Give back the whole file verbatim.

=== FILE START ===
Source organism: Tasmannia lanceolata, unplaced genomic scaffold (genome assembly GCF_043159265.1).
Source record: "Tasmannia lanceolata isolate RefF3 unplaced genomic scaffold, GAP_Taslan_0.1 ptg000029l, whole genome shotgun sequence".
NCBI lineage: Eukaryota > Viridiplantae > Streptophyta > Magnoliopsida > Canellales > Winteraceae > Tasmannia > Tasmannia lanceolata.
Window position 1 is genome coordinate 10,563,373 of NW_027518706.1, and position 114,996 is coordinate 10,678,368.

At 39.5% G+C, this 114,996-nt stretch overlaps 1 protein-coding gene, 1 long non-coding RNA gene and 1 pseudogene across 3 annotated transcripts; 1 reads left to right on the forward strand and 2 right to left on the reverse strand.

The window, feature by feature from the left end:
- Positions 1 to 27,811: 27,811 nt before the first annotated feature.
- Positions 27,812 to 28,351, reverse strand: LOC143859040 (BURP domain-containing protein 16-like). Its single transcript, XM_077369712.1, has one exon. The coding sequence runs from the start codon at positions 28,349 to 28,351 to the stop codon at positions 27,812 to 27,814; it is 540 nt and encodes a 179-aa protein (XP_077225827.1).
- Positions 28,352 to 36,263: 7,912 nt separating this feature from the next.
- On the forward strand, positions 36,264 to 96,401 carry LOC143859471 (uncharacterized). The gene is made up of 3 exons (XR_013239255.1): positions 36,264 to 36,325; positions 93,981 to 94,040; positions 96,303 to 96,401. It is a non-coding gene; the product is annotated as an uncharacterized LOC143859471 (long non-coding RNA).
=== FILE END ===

Source organism: Tasmannia lanceolata, unplaced genomic scaffold (genome assembly GCF_043159265.1).
Source record: "Tasmannia lanceolata isolate RefF3 unplaced genomic scaffold, GAP_Taslan_0.1 ptg000029l, whole genome shotgun sequence".
NCBI lineage: Eukaryota > Viridiplantae > Streptophyta > Magnoliopsida > Canellales > Winteraceae > Tasmannia > Tasmannia lanceolata.
Window position 1 is genome coordinate 10,563,373 of NW_027518706.1, and position 114,996 is coordinate 10,678,368.

At 39.5% G+C, this 114,996-nt stretch overlaps 1 protein-coding gene, 1 long non-coding RNA gene and 1 pseudogene across 3 annotated transcripts; 1 reads left to right on the forward strand and 2 right to left on the reverse strand.

The window, feature by feature from the left end:
- Positions 1 to 27,811: 27,811 nt before the first annotated feature.
- Positions 27,812 to 28,351, reverse strand: LOC143859040 (BURP domain-containing protein 16-like). Its single transcript, XM_077369712.1, has one exon. The coding sequence runs from the start codon at positions 28,349 to 28,351 to the stop codon at positions 27,812 to 27,814; it is 540 nt and encodes a 179-aa protein (XP_077225827.1).
- Positions 28,352 to 36,263: 7,912 nt separating this feature from the next.
- On the forward strand, positions 36,264 to 96,401 carry LOC143859471 (uncharacterized). The gene is made up of 3 exons (XR_013239255.1): positions 36,264 to 36,325; positions 93,981 to 94,040; positions 96,303 to 96,401. It is a non-coding gene; the product is annotated as an uncharacterized LOC143859471 (long non-coding RNA).